AmEx Goes Bold With Its New Prepaid, Reloadable Card Product

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NEW YORK-American Express Co. is making its boldest move yet in the prepaid market by introducing a reloadable card that carries almost no fees.

Instead of charging cardholders for activating, reloading or replacing lost cards-standard practice in the prepaid market-the company will make its money on the product primarily from the fees retailers pay when consumers make purchases. AmEx's merchant rates traditionally have been higher than those of the other payment networks. "We thought to ourselves...how could we create a fee-free product and basically make money on the discount rate associated when a customer uses a card at a merchant, either online or offline," Dan Schulman, AmEx's group president for enterprise growth, told American Banker, an affiliate of Credit Union Journal.

The company unveiled the American Express Prepaid Card recently. By appealing to a wider swath of customers than the well-heeled credit and charge card customers with whom its brand has long been associated, Amex plans to garner additional transaction volume. Industry wide, cardholder spending has shifted from credit toward debit cards in recent years.

An Amex spokesperson said its prepaid merchant discount rates will be lower than those for credit and charge cards. AmEx also plans to charge for ATM withdrawals, and to potentially make money through partnerships with retailers that would sell the cards in their stores. It will not charge for currency conversion, as many prepaid providers do.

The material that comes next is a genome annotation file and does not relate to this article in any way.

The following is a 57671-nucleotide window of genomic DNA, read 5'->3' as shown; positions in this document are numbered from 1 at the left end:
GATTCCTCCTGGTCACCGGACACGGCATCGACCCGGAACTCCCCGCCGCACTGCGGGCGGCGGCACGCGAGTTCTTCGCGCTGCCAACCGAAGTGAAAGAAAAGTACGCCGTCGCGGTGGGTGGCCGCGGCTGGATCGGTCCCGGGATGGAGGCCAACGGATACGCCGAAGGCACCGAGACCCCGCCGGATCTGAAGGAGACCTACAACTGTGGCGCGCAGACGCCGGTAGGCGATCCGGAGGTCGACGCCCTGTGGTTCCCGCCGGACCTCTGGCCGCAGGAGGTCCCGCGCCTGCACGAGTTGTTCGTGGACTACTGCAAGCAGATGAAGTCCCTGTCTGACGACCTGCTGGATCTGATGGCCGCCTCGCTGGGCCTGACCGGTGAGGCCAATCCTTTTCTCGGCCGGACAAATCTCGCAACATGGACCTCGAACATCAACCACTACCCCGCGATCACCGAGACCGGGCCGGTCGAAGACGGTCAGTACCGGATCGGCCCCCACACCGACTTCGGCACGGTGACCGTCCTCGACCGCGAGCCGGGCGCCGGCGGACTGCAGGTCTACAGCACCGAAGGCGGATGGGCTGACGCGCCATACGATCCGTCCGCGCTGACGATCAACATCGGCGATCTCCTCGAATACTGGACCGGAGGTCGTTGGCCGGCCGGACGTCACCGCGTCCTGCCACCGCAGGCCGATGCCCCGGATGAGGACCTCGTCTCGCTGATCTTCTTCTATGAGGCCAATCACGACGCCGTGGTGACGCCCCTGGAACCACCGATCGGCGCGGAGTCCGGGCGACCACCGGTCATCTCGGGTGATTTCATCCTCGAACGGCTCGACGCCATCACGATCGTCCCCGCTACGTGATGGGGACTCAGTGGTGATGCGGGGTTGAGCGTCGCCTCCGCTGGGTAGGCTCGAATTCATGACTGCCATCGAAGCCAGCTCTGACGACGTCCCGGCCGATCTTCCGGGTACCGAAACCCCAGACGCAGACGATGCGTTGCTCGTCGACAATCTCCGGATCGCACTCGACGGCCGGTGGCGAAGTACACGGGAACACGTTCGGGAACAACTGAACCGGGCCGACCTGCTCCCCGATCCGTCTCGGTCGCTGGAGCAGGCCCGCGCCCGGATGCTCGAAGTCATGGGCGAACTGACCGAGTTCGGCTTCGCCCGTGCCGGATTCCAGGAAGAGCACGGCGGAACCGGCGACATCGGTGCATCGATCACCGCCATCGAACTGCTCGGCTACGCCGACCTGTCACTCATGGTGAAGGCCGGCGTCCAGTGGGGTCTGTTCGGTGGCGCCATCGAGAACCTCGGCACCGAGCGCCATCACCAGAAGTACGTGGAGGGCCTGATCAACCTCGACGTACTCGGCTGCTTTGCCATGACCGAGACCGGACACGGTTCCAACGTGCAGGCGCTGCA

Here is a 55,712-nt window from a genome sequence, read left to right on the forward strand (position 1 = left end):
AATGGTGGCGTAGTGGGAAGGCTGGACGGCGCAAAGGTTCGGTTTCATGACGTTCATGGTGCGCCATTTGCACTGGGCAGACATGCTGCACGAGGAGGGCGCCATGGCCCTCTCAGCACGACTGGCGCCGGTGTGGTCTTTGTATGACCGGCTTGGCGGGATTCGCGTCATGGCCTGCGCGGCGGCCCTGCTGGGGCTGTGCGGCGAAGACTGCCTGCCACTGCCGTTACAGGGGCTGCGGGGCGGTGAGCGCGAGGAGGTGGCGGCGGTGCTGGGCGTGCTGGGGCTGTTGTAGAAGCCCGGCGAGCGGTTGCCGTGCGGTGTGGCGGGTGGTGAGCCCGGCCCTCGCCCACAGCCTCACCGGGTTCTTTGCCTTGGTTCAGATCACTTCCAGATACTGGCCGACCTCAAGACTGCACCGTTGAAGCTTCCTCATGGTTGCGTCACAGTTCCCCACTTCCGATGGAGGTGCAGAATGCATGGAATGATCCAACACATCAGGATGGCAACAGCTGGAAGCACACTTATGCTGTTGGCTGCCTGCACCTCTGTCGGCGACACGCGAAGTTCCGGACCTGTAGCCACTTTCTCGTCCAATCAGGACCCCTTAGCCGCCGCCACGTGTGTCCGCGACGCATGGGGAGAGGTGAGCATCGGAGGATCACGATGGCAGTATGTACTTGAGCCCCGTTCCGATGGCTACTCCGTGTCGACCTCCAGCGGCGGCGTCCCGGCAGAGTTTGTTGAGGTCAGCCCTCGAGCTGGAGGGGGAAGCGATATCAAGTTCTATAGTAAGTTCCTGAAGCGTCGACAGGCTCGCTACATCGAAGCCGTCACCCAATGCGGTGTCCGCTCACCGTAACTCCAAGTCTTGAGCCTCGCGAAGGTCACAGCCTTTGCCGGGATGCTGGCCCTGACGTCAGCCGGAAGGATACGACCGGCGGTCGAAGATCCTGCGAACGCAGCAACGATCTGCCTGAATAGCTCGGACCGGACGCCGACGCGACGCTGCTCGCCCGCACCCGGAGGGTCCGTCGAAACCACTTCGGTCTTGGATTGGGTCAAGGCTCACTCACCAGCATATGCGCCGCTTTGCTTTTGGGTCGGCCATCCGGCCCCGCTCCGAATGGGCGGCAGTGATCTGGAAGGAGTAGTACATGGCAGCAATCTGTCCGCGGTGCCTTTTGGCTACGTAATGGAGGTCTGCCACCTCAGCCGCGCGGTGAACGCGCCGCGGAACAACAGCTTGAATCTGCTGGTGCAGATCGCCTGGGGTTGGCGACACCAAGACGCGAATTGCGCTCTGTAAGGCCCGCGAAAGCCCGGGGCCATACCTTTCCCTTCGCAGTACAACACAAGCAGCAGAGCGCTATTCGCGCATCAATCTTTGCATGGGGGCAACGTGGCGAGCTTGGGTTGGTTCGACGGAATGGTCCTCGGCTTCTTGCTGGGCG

Prepaid cards are "an extremely fast-growing piece of the overall payments industry, and we think it will actually accelerate in growth," Schulman said.

Customers will be able to reload funds onto the card from a bank account. The company is offering a free ATM withdrawal each month but will charge $2 for subsequent withdrawals, American Banker reported.

"It sounds like a dramatically simple fee structure," said Lauren Saunders, a managing attorney with the National Consumer Law Center. "I would imagine that people will take notice."

Prepaid card fees have caught the attention of consumer advocates and regulators.

Florida Attorney General Pam Bondi announced the state is investigating five prepaid card companies, including Russell Simmons' UniRush LLC, NetSpend Holdings Inc. and AccountNow Inc., for hidden fees and other practices.

The new Consumer Financial Protection Bureau, which has jurisdiction over rules governing card products, is expected to hone in on prepaid card fee disclosures in the future.

AmEx considered advocate and consumer feedback when developing its prepaid card but did not design it to appease regulators, Schulman said.

"We designed it with the marketplace in mind," he said.

The company has dabbled in this market with various gift card programs and recent marketing partnerships, including ones with Target Corp. and AAA.

It recently announced a deal with AOL Inc.'s Patch news network to market Serve, a digital payments service Amex announced in March that includes a prepaid card.

The new prepaid card "helps extend [AmEx's customer base] out in a secure fashion so they don't take on a ton of credit risk," said Sanjay Sakhrani, an analyst with Keefe, Bruyette & Woods.

Another reason banks like prepaid cards is because they are exempt from the Federal Reserve Board's caps on debit card interchange fees scheduled to take effect July 21. The caps could wipe out as much as $14 billion of revenue for large banks, according to some estimates.

The amount of money put on reloadable, "open-loop" prepaid cards, which carry the brand of a major network like Visa Inc. or MasterCard Inc., will climb to $202 billion in the U.S. in 2013, from about $29 billion in 2009, according to Mercator Advisory Group.

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